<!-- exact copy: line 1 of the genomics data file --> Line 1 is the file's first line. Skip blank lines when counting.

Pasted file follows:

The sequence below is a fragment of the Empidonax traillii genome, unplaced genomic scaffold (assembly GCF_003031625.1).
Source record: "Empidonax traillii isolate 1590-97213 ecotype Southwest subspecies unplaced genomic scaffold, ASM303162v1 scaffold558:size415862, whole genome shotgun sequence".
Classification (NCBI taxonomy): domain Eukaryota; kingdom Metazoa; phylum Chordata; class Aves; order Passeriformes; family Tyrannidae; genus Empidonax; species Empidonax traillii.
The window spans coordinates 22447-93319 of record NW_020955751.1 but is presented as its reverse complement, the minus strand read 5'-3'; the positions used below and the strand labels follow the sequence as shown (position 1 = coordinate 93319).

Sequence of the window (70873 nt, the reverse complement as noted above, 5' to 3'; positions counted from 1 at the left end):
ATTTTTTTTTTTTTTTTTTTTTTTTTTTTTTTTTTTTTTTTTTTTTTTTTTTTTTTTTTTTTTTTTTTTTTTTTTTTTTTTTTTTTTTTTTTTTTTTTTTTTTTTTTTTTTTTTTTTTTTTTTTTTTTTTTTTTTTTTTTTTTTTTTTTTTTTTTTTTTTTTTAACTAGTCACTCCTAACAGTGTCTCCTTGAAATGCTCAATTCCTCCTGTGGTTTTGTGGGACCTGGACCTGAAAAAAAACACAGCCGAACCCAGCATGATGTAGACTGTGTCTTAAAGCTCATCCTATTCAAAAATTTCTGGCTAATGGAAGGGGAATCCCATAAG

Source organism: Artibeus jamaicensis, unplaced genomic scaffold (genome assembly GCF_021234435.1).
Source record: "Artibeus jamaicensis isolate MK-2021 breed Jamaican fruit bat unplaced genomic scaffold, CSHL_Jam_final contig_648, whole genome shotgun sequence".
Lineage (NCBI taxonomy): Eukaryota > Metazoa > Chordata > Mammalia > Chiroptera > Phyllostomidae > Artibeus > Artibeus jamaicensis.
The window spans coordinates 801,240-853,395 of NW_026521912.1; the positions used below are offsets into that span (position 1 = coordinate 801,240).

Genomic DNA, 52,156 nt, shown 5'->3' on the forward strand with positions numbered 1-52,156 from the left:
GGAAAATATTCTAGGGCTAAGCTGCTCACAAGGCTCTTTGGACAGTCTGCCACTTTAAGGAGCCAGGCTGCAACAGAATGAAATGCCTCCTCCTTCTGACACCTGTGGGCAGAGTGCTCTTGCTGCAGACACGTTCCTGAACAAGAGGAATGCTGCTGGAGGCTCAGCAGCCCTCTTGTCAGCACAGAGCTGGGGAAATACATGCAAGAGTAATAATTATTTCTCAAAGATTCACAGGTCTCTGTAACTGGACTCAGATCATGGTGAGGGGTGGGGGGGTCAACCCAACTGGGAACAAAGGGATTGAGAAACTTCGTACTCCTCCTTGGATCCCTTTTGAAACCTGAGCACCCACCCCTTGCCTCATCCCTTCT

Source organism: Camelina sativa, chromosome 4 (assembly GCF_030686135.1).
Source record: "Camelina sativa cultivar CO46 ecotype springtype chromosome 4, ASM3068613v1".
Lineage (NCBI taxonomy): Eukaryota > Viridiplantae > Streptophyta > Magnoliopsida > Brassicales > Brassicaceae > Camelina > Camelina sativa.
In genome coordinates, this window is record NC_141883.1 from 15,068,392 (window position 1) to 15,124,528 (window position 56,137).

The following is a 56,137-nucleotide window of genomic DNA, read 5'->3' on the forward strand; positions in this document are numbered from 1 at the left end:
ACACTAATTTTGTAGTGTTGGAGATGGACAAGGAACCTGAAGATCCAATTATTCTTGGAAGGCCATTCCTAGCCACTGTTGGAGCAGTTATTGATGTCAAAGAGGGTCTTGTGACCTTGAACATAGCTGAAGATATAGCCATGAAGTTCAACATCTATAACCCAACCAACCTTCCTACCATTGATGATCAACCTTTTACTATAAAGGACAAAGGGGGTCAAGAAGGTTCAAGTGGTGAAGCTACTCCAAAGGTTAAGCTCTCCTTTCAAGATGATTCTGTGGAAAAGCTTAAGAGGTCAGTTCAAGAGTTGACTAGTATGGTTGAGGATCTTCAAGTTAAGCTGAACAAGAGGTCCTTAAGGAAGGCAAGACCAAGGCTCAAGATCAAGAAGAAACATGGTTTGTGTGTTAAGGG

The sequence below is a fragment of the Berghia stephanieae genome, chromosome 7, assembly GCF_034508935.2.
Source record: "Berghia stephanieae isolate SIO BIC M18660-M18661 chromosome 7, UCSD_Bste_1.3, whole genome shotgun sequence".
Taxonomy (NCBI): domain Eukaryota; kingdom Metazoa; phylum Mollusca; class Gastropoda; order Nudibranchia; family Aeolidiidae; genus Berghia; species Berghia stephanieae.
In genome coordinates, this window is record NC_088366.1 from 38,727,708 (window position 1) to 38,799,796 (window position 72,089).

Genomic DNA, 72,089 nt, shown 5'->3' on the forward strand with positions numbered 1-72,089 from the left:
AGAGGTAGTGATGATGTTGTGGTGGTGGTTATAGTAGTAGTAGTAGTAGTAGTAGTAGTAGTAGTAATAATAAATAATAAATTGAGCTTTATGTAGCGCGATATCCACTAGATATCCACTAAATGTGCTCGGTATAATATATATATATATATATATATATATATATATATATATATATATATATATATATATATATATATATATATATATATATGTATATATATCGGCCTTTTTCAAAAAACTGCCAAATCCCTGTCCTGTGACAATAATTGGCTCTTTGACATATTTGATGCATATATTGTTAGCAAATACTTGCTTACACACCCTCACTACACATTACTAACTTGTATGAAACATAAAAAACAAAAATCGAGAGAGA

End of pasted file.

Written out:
The sequence below is a fragment of the Empidonax traillii genome, unplaced genomic scaffold (assembly GCF_003031625.1).